Idioma/Language: Português English
1979-2015 © All rights reserved
Sociedade Brasileira de Nefrologia

Vol. 32 nº 1 - Jan/Feb/Mar de 2010

Original Article

Pages 35 to 38

Anatomical alterations in patients with nephrolithiasis
Alterações anatômicas em pacientes com nefrolitíase

Authors: Luis Alberto Batista PeresI; José Roberto Leonel FerreiraII; Ana Paula Kazue BeppuIII; Everaldo Roberto de Araújo JuniorIII; Gustavo VicenziIII; Ricardo Yukiharu Tsuge YamamotoIII

How to cite this article

INTRODUCTION: Nephrolithiasis is a multifactorial disease related to genetic disorders and environmental factors. Kidney stones are more common in adults and are associated with several metabolic and anatomical disorders. The major anatomical abnormalities, such as obstruction of the ureteropelvic junction, horseshoe kidney, complete or incomplete duplicated ureter, bifid pelvis, and medullary sponge kidney, are known to be responsible for stone formation. The objective of this study is to evaluate anatomical alterations in patients with nephrolithiasis in our region. METHODS: Retrospective study on 1,378 patients with evidence of recent formation of kidney stones. Laboratory investigation and chemical analysis were performed when stones were available. Renal imaging techniques comprised at least renal ultrasound and excretory urography. RESULTS: Of the 1,378 patients with nephrolithiasis cared for, only 367 (26.5%) (mean age, 36.8 ± 4.3 years) underwent anatomical investigation, of whom 198 (54.5%) were females. At least one anatomical alteration was found in 132 (36%) patients, the most common being renal cyst, completely or incompletely duplicated ureter, and obstruction of the ureteropelvic junction. CONCLUSIONS: Anatomical alterations were found in 36% of the investigated patients. Renal cyst, ureteral duplication, and obstruction of the ureteropelvic junction were the most frequently found anatomical alterations in the group.

nephrolithiasis, anatomical alterations.

INTRODUÇÃO: Nefrolitíase é uma doença multifatorial e tem relação com desordens genéticas e fatores ambientais. Cálculos renais são mais comuns em adultos e são associados com várias desordens metabólicas e anatômicas. As principais anormalidades anatômicas como obstrução da junção ureteropélvica, rim em ferradura, ureter duplicado completa ou incompletamente, pelve bífida e rim esponja medular são conhecidas como responsáveis pela formação dos cálculos. O objetivo deste estudo é avaliar alterações anatômicas em pacientes com nefrolitíase em nossa região. MÉTODOS: Estudo retrospectivo em 1.378 pacientes com evidência de formação recente de cálculos renais. Investigação laboratorial e análise química foram realizadas quando houve disponibilidade. Técnicas de imagens renais incluíram pelo menos ultrassonografia renal e urografia excretora. RESULTADOS: 1.378 pacientes com nefrolitíase foram atendidos, dentre os quais somente 367 (26,5%) foram submetidos à investigação anatômica e 132 (36,0%) tiveram pelo menos uma alteração anatômica. A idade média dos pacientes investigados foi de 36,8 ± 4,3 anos e 198 (54,5%) eram do sexo feminino. As alterações anatômicas mais frequentemente encontradas foram cisto renal, ureter duplicado completa ou incompletamente e obstrução da junção ureteropélvica. CONCLUSÕES: Alterações anatômicas foram encontradas em 36% dos pacientes investigados. Cisto renal, duplicação ureteral e obstrução da junção ureteropélvica foram as alterações anatômicas mais comuns neste grupo.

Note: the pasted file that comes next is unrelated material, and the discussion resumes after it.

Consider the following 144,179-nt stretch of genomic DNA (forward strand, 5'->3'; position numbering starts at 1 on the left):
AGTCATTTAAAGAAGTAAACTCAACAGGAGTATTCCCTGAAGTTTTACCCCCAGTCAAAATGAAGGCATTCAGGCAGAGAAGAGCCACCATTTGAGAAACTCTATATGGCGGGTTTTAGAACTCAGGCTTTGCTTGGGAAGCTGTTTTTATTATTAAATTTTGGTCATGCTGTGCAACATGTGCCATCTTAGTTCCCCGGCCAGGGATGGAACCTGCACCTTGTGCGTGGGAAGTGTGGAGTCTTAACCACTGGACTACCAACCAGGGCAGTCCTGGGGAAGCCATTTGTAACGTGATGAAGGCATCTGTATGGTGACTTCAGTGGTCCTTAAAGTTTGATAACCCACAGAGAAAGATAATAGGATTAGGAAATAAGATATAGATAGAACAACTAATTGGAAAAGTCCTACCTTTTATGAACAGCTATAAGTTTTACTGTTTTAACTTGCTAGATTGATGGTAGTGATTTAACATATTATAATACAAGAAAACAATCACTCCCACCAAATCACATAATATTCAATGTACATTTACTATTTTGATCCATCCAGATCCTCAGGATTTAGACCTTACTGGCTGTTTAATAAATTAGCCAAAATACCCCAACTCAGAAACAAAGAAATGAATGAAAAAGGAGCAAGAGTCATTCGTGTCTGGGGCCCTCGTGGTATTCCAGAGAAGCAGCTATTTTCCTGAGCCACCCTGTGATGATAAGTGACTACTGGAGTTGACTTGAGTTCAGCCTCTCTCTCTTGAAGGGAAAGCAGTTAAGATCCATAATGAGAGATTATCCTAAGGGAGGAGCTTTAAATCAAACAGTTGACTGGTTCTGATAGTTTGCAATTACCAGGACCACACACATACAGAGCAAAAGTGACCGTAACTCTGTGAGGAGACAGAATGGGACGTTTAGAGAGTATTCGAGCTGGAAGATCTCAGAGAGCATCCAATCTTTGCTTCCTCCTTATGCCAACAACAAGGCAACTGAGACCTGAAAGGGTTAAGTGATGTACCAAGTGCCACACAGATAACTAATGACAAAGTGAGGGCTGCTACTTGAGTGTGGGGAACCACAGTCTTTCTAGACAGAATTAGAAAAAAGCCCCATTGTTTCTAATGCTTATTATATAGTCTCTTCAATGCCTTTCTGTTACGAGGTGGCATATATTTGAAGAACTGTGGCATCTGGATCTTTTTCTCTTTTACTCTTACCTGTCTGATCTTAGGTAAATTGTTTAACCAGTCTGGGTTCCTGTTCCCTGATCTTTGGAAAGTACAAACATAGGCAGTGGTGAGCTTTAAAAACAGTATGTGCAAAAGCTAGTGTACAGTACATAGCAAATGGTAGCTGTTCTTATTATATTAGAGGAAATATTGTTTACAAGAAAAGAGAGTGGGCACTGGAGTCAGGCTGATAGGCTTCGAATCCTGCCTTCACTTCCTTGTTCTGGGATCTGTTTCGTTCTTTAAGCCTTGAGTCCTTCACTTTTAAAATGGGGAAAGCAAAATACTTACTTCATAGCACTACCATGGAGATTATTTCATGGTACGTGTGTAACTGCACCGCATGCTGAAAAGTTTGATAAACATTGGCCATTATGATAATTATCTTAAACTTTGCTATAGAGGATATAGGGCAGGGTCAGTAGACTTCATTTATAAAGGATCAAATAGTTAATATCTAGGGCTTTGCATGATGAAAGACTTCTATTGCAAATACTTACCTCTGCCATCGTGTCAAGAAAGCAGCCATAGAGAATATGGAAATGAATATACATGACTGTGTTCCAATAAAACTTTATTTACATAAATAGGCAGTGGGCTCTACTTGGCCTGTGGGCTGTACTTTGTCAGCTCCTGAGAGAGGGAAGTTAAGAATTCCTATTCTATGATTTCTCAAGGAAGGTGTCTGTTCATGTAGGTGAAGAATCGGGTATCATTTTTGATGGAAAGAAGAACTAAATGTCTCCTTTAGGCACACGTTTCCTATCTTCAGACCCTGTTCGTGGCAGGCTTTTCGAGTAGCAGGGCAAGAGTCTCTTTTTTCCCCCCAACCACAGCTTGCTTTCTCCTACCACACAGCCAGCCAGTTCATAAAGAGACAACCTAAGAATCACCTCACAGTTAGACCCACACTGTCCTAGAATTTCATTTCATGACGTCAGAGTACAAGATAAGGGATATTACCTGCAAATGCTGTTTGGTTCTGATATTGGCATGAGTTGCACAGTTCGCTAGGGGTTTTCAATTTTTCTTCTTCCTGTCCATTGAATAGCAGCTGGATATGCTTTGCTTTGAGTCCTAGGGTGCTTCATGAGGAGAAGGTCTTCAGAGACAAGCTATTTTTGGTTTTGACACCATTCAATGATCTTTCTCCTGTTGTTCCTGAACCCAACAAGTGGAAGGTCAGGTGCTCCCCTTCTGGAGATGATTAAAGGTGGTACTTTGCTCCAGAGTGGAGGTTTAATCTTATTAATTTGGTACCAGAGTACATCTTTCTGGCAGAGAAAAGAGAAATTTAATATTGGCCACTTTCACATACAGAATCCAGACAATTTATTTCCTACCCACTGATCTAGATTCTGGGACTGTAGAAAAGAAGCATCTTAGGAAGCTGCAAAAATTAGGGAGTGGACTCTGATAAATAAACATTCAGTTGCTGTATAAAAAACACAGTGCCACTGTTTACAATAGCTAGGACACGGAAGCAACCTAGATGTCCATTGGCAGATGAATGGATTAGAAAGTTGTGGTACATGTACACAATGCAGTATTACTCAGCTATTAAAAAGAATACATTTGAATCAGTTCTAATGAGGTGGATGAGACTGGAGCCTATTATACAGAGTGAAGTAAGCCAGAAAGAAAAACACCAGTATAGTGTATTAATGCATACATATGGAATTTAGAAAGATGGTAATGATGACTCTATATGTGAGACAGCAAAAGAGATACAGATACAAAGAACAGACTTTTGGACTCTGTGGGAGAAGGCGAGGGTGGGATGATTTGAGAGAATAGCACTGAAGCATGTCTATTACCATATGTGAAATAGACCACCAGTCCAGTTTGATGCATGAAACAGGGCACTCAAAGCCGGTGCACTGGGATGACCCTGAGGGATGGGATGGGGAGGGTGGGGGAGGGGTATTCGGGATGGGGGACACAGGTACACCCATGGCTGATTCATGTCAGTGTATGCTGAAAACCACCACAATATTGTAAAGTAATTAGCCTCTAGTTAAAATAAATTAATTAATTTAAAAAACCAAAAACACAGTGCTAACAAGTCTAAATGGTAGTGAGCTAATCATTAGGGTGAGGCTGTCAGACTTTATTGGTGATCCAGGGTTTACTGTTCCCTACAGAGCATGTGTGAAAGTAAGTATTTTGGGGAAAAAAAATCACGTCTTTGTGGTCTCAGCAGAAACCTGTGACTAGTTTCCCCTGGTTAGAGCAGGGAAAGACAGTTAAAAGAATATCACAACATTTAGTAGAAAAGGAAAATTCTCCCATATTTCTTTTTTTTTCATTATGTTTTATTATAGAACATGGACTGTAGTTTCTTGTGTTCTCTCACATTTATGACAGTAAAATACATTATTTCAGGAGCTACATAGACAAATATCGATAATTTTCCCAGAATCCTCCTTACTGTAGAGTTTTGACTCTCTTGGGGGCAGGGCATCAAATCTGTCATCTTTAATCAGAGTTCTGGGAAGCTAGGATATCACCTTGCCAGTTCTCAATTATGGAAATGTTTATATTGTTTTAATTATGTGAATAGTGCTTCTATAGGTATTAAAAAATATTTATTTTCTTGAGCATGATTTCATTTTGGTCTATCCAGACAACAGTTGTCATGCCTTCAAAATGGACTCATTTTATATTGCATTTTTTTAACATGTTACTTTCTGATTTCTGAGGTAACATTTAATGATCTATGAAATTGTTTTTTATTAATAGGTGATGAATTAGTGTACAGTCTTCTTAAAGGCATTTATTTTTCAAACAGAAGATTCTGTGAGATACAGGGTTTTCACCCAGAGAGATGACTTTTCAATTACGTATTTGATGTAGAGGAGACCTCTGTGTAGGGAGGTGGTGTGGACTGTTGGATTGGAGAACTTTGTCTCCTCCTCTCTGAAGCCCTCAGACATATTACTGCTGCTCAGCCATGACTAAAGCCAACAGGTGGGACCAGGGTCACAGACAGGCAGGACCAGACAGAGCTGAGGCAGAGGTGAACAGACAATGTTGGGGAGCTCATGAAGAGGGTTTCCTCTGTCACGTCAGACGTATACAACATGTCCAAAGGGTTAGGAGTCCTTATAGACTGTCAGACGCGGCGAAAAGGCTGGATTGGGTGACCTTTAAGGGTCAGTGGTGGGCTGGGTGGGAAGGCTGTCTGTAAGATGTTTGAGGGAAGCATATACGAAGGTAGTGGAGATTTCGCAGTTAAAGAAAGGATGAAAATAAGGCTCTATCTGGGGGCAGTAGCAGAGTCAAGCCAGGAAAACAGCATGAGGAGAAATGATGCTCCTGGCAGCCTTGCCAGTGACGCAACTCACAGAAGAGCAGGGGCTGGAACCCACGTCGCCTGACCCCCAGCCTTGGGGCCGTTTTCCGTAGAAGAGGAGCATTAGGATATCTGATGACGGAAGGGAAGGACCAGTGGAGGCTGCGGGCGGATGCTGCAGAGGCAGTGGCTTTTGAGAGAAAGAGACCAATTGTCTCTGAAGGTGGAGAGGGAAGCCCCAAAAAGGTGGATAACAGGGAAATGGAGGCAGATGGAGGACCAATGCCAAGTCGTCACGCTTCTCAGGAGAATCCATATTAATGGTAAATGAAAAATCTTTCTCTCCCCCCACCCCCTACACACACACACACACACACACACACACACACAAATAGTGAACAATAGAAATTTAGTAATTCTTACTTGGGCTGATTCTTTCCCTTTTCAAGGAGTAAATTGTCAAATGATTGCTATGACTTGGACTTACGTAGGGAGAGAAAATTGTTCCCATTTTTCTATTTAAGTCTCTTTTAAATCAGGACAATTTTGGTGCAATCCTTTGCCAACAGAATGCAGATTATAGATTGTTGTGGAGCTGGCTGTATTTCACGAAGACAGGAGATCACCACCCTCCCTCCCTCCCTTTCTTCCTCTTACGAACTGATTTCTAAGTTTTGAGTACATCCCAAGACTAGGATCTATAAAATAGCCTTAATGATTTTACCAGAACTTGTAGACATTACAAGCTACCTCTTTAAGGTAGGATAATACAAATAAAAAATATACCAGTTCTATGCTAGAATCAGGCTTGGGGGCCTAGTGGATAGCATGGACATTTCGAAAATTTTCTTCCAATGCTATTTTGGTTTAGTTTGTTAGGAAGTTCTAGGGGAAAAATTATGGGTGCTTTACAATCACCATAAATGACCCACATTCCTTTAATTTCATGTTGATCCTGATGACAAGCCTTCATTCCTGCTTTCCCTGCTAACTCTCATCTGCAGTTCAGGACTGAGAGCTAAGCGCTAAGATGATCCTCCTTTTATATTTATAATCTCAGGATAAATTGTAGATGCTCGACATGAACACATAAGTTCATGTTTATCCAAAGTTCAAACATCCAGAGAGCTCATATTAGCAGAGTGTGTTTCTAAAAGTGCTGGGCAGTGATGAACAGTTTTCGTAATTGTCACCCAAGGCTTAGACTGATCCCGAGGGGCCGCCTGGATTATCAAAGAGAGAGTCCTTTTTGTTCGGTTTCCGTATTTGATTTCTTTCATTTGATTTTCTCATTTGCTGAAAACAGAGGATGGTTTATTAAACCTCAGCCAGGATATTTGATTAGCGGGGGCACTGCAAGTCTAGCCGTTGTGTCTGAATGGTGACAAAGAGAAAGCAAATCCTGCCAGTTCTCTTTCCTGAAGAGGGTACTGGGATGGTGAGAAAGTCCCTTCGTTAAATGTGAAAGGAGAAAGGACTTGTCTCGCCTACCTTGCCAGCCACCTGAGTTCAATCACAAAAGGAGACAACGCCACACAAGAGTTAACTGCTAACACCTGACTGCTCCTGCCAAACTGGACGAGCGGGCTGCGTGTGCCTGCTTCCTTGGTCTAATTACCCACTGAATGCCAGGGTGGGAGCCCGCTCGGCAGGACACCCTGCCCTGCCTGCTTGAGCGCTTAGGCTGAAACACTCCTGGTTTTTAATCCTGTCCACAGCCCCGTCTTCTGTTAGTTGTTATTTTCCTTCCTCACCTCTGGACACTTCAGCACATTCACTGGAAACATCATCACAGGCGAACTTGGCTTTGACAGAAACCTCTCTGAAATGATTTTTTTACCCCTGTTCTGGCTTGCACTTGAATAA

nefrolitíase, alterações anatômicas.


Nephrolithiasis is one of the most common diseases of the urinary tract, with an incidence ranging from 5% to 15% of the population for both sexes, and prevalence of 2% to 3% in the general population.1 Several metabolic disorders, such as hypercalciuria, hypocitraturia, and hyperuricosuria, are associated with renal lithiasis.2

The following congenital or acquired anatomical alterations cause urinary stasis, predisposing to stone formation in the urinary tract: stenosis of the ureteropelvic junction; horseshoe kidney; vesical diverticula; medullary sponge kidney; caliceal cysts.3